Wednesday June 17, 2015
The anti-austerity argument that balancing the budget should be postponed for a few years to provide the economy with additional support in the short term simply does not make sense in Quebec’s current socio-economic context. This is what the IdQ’s latest report, Economic Growth and Austerity: The Truth About the Situation in Quebec, reveals,” explains Institut du Québec (IdQ) director Mia Homsy.
According to IdQ analyses, the current budget cuts are not too hasty, and the Quebec economy is in a position to support them, since it is currently growing at a rate close to its long-term growth pace. With GDP growth expected to be near 2 per cent—which is its average over the past 35 years—from 2015 to 2017, Quebec is well on its way to economic recovery.
This context does not warrant increased government spending to avoid damage to the economy. “It’s a false argument to cite protecting economic growth as a reason for demanding that budgetary balance be postponed,” says IdQ research director Robert Gagné. From a historical and comparative perspective, none of the socio-economic indicators that the IdQ analyzed justify postponing the deadline for balancing the budget in order to further support the economy in the short term.
An unemployment rate below its historical trend, an employment rate higher than it has been in the past few decades, stable social inequalities, the proportion of public spending in the economy on the rise, and record-high government debt do not justify additional government intervention in the short term in Quebec, since that would jeopardize its action levers and future leeway in the event of another recession.
According to The Conference Board of Canada’s forecasts, with the expected gains in economic growth in the years to come, Quebec will reach its potential GDP—that is, its sustainable long-term level of production—in 2017. In such a context, any additional government stimulus measures could increase public debt without providing a lasting benefit to the province’s economic performance.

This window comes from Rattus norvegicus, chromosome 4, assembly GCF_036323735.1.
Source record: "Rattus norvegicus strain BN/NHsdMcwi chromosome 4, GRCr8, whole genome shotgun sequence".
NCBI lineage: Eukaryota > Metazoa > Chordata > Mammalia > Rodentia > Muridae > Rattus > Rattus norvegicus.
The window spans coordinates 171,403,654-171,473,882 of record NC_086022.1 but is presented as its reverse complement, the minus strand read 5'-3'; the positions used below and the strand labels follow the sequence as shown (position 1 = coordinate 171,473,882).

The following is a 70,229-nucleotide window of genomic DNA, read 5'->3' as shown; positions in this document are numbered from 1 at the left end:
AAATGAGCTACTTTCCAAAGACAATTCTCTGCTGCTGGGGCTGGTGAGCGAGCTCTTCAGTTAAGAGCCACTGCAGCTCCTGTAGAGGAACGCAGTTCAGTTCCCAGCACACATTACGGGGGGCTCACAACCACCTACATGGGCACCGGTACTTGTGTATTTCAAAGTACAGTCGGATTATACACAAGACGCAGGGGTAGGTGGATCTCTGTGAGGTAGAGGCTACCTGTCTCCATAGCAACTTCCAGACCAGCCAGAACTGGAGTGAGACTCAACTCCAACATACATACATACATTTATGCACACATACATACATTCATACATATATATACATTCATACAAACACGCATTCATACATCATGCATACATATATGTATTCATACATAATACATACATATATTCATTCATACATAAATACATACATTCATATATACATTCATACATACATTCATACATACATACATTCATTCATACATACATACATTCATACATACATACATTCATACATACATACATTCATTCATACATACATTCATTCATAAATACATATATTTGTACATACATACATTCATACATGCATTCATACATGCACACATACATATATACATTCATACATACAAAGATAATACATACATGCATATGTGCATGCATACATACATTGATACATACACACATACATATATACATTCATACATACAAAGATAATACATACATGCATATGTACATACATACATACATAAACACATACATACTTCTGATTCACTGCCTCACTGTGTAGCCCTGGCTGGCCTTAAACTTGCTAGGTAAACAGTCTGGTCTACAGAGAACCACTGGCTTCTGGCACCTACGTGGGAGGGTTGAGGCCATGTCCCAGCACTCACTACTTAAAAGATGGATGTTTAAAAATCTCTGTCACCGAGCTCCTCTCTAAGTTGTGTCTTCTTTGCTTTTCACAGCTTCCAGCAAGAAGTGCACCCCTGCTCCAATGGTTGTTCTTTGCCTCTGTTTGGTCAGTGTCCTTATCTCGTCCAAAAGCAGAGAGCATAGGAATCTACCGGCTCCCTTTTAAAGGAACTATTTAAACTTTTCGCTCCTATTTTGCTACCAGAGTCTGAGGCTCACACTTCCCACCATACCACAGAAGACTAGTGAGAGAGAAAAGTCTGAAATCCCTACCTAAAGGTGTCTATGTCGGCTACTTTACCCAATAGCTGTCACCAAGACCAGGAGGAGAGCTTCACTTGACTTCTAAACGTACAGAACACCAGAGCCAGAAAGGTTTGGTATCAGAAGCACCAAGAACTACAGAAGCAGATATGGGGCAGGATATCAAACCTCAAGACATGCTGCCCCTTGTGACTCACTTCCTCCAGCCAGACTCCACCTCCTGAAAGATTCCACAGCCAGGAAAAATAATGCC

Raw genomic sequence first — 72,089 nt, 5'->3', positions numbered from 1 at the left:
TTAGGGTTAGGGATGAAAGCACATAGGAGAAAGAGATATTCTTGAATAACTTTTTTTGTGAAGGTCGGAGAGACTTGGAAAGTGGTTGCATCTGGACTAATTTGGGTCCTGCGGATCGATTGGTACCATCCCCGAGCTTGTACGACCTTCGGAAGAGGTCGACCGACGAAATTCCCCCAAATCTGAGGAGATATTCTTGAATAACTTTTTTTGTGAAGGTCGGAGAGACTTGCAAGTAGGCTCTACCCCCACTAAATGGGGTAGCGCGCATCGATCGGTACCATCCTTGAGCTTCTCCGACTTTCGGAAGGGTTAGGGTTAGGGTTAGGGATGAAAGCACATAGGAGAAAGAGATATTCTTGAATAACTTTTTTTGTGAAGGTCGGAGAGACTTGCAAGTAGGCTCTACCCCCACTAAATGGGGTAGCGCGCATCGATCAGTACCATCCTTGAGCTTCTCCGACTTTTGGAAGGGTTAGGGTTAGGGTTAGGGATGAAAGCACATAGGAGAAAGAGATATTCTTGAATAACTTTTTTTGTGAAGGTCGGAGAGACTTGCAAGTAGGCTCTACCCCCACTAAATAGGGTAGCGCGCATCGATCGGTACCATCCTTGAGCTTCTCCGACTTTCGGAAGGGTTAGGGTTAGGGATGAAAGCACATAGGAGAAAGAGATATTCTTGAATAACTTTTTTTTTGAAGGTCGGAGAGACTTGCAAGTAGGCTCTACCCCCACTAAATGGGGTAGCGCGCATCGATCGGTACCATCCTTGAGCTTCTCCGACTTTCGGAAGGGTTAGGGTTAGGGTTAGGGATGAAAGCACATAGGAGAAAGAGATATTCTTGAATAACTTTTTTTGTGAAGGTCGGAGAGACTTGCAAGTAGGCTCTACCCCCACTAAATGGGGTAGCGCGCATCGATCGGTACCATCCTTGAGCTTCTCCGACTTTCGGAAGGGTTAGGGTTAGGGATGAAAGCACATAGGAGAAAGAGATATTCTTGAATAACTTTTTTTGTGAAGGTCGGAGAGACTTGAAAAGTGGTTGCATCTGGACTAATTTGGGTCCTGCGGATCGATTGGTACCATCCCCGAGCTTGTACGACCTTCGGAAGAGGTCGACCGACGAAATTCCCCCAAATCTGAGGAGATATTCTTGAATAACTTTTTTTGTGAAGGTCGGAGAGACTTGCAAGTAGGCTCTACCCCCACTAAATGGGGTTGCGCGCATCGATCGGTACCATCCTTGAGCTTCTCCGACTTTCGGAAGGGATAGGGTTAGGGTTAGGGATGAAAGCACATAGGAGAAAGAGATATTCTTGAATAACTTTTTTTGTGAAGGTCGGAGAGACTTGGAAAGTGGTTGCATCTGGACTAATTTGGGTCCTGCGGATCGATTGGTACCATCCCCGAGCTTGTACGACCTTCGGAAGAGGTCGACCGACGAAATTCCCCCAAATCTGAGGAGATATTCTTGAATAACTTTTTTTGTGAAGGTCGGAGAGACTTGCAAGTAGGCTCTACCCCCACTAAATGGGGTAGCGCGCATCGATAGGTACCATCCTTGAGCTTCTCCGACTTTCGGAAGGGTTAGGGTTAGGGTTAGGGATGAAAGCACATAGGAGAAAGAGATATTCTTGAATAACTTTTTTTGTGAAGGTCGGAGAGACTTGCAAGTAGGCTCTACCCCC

“In the current context, the priority is putting long-term growth conditions in place to mitigate the effects of an aging population on the labour market. This starts with a qualified and well-trained workforce that will be able to meet the needs of a modern society and an economy increasingly based on advanced technologies,” emphasizes Mia Homsy.
The IdQ report also discusses the impact of government intervention on economic growth through a full economic cycle—that is, between 2003 and 2016—to evaluate whether the budgetary policy was one of austerity or stimulation.
“After vigorously stimulating the economy between 2007 and 2009, the Quebec government began a period of budgetary cuts in 2010 that will continue until 2016. According to the IdQ’s calculations, based on International Monetary Fund methodology, the findings are clear: 2003 to 2016 was in no way a time of austerity in Quebec; in fact, the government directly stimulated the economy, contributing approximately $3.5 billion,” explains Robert Gagné. When we consider the indirect and induced impacts of these government investments, the overall economic effect of the government’s intervention during this period was even more positive for the economy.
It is important to note that this report is not about how the cuts are made or how they may affect the level and quality of services offered to the population. It focuses on the economy’s ability to absorb the current cuts.
The complete report is available on the Institut du Québec website at www.institutduQuebec.ca.
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About the Institut du Québec
Born out of a partnership between The Conference Board of Canada and HEC Montréal, the Institut du Québec focuses its research and studies on the socio-economic issues that Quebec faces. It strives to provide public and private sector authorities with the tools they need to make informed decisions, and thus help build a more productive, competitive and prosperous society.
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